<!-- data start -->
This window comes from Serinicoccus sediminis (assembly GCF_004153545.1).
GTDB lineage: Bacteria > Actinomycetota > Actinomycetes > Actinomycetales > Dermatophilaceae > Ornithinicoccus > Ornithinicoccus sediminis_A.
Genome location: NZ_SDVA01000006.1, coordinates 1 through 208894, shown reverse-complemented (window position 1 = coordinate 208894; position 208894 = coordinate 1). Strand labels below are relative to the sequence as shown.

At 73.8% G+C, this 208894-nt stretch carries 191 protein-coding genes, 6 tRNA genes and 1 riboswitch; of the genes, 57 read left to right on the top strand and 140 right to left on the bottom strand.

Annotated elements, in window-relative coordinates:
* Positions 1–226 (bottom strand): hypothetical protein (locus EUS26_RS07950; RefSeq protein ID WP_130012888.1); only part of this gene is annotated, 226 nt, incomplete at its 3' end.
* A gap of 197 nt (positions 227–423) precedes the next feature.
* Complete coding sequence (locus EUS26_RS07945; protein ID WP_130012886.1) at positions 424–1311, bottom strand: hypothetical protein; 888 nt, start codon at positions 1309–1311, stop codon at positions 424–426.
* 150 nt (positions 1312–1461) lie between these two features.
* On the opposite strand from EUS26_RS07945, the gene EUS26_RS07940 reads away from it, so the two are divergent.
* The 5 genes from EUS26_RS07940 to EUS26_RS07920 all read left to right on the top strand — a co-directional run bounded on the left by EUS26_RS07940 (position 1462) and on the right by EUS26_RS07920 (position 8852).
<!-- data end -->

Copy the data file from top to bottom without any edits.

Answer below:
This window comes from Serinicoccus sediminis (assembly GCF_004153545.1).
GTDB lineage: Bacteria > Actinomycetota > Actinomycetes > Actinomycetales > Dermatophilaceae > Ornithinicoccus > Ornithinicoccus sediminis_A.
Genome location: NZ_SDVA01000006.1, coordinates 1 through 208894, shown reverse-complemented (window position 1 = coordinate 208894; position 208894 = coordinate 1). Strand labels below are relative to the sequence as shown.

At 73.8% G+C, this 208894-nt stretch carries 191 protein-coding genes, 6 tRNA genes and 1 riboswitch; of the genes, 57 read left to right on the top strand and 140 right to left on the bottom strand.

Annotated elements, in window-relative coordinates:
* Positions 1–226 (bottom strand): hypothetical protein (locus EUS26_RS07950; RefSeq protein ID WP_130012888.1); only part of this gene is annotated, 226 nt, incomplete at its 3' end.
* A gap of 197 nt (positions 227–423) precedes the next feature.
* Complete coding sequence (locus EUS26_RS07945; protein ID WP_130012886.1) at positions 424–1311, bottom strand: hypothetical protein; 888 nt, start codon at positions 1309–1311, stop codon at positions 424–426.
* 150 nt (positions 1312–1461) lie between these two features.
* On the opposite strand from EUS26_RS07945, the gene EUS26_RS07940 reads away from it, so the two are divergent.
* The 5 genes from EUS26_RS07940 to EUS26_RS07920 all read left to right on the top strand — a co-directional run bounded on the left by EUS26_RS07940 (position 1462) and on the right by EUS26_RS07920 (position 8852).